Pip is a command line application that allows you to install, upgrade, and remove Python packages from your development environment using simple commands. It works just like the Aptitude or apt package manager you have probably used on your Ubuntu Linux data science workstation in that it allows you to fetch remote packages from a package repository and install them to your local machine, or a specific Python virtual environment.
Using the Pip package management system means that you can use third party packages in your project and install and import packages and code written by others to speed up your development processes. It also means that you can share your code with colleagues and they’ll be able to install the same packages you used, without the need to visit individual websites hosting the code. Pip is quick and easy to use and a vital basic skill for all data scientists.
To check which version of Python and Pip you are running you can call the application name with the
--version flag. Most people are going to be running Python 3 now, so the commands to use are
pip3, but those on Python 2 will need to use
pip instead. If you’re running your code in a Jupyter notebook you’ll need to prefix your commands with
pip 21.1.2 from /conda/envs/data-science-stack-2.9.0/lib/python3.7/site-packages/pip (python 3.7)
To upgrade Pip to the latest version you can use Pip. Running the command
pip3 install --upgrade package-name will go to the PyPi repository, check for the latest package, and install it if it is not already installed. You can check that the package has been installed correctly by re-running
pip3 --version. Depending on your setup you may need to use
python -m pip3 instead of just
pip3 install --upgrade pip
Requirement already satisfied: pip in /conda/envs/data-science-stack-2.9.0/lib/python3.7/site-packages (21.3.1) [33mWARNING: Running pip as the 'root' user can result in broken permissions and conflicting behaviour with the system package manager. It is recommended to use a virtual environment instead: https://pip.pypa.io/warnings/venv[0m
pip 21.3.1 from /conda/envs/data-science-stack-2.9.0/lib/python3.7/site-packages/pip (python 3.7)
Pip installs Python packages. These are specially constructed directories of Python code designed to allow Pip to install them so you can import third party code into your projects easily. Most Python packages are stored and distributed via the PyPi Python Package Index and can be installed simply by entering the package name after
pip3 install. In the below example, we’ll install my
gilfoyle PDF generator Python package and all its dependencies.
pip3 install gilfoyle
If a Python package isn’t on PyPi, but the package author has still created it using the correct Python packaging format and hosted their code on GitHub, you can still install the package directly from there. To do this, you need to obtain the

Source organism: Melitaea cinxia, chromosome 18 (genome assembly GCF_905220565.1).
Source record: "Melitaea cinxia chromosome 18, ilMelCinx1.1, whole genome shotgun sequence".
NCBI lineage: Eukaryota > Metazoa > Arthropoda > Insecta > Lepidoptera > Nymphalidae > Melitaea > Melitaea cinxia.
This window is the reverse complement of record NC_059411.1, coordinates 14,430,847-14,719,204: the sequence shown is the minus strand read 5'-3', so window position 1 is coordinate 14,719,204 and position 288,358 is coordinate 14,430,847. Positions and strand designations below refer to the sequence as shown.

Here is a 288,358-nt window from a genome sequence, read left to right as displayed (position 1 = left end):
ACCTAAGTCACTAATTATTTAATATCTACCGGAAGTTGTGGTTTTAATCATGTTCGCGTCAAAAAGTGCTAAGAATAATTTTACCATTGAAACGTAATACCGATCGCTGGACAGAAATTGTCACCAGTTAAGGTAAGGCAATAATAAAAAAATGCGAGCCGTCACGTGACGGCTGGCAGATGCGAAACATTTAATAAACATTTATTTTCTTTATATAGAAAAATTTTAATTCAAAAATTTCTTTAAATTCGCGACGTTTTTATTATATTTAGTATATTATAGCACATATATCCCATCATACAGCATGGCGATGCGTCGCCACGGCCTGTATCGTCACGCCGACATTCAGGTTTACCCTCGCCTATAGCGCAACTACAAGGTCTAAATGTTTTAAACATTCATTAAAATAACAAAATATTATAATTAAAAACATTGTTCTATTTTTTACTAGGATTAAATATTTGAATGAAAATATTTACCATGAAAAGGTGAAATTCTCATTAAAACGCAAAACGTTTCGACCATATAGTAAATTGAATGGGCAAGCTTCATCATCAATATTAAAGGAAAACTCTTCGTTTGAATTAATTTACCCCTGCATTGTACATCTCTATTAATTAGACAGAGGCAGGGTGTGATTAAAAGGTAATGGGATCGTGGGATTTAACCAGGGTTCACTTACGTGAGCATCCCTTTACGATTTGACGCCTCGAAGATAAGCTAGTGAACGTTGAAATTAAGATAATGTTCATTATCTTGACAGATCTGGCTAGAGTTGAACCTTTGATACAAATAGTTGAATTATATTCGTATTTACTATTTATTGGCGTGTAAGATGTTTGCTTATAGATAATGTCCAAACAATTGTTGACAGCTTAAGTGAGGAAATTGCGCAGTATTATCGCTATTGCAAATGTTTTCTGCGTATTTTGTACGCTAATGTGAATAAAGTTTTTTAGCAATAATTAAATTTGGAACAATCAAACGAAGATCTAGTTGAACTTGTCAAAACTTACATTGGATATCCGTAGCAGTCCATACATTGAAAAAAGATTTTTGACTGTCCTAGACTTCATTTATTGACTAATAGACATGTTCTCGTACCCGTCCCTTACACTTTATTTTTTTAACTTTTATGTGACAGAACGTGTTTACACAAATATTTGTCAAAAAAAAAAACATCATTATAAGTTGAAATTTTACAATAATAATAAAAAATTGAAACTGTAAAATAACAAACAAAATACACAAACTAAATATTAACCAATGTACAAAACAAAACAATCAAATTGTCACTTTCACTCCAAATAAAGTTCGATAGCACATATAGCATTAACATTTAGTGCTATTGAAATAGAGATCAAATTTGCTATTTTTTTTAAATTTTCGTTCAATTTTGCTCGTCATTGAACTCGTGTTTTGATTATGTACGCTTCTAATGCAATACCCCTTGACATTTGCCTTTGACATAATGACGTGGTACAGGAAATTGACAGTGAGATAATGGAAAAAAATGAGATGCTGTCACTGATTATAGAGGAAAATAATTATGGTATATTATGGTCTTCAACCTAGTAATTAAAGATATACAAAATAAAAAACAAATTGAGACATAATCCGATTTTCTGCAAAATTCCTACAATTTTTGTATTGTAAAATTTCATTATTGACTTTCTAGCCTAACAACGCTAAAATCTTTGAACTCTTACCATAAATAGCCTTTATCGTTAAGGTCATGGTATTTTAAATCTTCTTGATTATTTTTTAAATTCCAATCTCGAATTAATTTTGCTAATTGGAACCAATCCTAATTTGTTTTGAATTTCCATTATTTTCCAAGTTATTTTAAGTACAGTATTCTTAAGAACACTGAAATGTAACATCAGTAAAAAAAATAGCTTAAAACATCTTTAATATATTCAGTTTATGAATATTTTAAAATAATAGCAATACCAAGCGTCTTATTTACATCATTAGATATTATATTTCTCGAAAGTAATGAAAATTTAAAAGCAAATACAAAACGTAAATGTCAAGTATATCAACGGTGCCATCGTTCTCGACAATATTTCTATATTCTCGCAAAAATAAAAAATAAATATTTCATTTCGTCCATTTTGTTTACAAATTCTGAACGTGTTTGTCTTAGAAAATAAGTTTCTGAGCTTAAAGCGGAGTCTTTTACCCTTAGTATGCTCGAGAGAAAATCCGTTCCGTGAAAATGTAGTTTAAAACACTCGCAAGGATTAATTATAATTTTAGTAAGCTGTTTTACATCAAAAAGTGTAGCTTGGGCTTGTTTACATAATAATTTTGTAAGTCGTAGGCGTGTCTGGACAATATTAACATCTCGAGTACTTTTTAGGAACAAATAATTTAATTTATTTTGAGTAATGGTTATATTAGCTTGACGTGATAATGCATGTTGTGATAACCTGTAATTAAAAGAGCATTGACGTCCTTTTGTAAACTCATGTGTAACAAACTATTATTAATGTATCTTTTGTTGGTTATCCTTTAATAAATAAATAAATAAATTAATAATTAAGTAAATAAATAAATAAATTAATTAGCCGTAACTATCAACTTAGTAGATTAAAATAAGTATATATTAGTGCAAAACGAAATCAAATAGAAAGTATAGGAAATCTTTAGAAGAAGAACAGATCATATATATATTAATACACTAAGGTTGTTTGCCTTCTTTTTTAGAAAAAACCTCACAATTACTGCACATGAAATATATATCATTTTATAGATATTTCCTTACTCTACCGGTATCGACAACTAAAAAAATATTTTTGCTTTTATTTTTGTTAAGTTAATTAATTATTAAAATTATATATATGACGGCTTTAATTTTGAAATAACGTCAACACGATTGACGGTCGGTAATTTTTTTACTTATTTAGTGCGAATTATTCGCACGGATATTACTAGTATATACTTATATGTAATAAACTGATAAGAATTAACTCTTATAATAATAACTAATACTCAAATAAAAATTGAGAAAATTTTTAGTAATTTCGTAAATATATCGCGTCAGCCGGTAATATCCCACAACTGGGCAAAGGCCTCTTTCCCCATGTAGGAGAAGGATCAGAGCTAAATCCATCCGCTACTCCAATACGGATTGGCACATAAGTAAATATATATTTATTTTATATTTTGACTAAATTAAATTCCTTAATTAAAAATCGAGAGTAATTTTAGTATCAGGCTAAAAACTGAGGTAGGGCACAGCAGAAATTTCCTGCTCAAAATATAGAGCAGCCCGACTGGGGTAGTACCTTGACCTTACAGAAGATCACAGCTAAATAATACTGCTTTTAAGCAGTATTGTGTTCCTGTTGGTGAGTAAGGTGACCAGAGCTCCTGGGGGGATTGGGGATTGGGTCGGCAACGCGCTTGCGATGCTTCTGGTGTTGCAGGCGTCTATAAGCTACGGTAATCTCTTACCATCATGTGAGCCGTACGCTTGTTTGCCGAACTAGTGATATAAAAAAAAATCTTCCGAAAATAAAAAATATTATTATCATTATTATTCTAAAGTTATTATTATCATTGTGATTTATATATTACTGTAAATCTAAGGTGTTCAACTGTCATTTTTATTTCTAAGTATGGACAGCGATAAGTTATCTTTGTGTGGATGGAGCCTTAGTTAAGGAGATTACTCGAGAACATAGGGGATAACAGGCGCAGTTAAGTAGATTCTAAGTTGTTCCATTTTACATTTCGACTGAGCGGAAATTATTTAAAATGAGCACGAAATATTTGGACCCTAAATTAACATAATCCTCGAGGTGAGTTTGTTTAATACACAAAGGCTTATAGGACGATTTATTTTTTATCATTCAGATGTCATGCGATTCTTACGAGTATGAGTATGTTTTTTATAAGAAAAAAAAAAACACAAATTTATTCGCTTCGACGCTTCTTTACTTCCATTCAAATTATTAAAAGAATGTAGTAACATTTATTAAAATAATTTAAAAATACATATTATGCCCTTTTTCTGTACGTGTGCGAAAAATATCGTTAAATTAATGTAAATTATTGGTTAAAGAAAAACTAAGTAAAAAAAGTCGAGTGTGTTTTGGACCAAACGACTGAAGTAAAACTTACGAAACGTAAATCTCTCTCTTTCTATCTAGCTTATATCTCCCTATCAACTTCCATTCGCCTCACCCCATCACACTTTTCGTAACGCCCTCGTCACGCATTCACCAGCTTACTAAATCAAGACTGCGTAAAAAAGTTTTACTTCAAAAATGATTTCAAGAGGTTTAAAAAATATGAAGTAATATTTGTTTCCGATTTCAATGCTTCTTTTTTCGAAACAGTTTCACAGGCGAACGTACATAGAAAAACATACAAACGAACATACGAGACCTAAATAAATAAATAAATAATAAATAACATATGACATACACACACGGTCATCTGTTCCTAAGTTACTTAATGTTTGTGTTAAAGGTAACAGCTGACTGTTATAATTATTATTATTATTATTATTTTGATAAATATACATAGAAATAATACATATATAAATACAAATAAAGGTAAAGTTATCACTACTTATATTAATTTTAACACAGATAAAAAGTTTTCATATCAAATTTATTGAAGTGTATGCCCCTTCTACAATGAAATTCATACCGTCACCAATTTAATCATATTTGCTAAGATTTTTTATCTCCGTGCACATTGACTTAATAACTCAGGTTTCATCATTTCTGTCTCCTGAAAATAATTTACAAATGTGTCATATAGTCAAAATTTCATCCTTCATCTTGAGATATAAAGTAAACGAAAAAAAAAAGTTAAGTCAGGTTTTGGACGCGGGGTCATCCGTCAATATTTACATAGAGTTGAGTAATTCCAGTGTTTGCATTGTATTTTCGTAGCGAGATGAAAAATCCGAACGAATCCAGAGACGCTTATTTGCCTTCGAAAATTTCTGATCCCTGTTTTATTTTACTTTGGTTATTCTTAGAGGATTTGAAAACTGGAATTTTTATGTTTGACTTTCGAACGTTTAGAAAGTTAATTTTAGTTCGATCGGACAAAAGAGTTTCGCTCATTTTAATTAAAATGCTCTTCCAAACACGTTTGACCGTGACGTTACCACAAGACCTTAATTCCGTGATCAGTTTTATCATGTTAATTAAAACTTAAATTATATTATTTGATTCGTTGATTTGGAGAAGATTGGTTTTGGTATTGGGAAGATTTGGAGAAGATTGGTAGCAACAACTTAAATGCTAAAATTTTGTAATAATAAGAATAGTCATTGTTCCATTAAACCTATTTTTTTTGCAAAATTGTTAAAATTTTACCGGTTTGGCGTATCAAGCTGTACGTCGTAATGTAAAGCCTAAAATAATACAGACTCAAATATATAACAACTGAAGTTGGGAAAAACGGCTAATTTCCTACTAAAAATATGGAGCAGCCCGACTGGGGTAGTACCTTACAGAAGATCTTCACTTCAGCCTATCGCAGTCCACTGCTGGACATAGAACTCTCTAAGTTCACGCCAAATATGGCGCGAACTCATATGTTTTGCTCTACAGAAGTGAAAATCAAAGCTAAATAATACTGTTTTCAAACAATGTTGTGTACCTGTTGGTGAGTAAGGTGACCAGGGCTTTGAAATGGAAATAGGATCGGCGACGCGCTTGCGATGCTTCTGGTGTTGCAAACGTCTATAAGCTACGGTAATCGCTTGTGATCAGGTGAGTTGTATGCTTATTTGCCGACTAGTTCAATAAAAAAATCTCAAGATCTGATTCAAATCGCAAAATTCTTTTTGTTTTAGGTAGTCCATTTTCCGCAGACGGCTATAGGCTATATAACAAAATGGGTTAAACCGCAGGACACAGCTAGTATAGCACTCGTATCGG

.git file location from the GitHub repository. In the example below, we’ll install GAPandas using its GitHub repository URL.
pip3 install git+https://github.com/flyandlure/gapandas.git
More rarely, you might need to install a Python package from a source distribution or
sdist or a wheel distribution or
wheel. These are distribution files usually included in the package itself, so if you’ve downloaded the source, you can use these commands to install the package.
pip3 install mypackage-1.0.tar.gzpip install mypackage-1.0-py3-none-any.whl
As we saw earlier when upgrading Pip itself, we can use the
pip3 install --upgrade command to upgrade any install Python packages in the working environment. In the example below, I’m updating the
gapandas package to the latest version.
pip3 install --upgrade gapandas
To uninstall or delete a package you can use the
uninstall command. This will prompt you to enter
y to confirm you wish to proceed before removing the package from your Python environment.
pip3 uninstall gapandas
A requirements file, usually called
requirements.txt, specifies the list of packages that are required to run each package. This might just be the name of the package, like
pandas, or it could refer to a specific version number i.e.
pandas==1.5.0, or any version greater than a specific version number, i.e.
requirements.txt file is created by the Package provider and is installed in the document root of the package directory. Here’s an example of a
dropbox pandas mailchimp-transactional numpy
requirements.txt file defines that the
numpy packages are needed to allow the given package to run. Ordinarily, when the package is installed
pip will install the packages listed in
requirements.txt so all the project dependencies are satisfied. However, during package development and testing you may need to manually run this. You can install the dependencies listed in the requirements file with the below command:
pip3 install -r requirements.txt
Matt Clarke, Thursday, December 23, 2021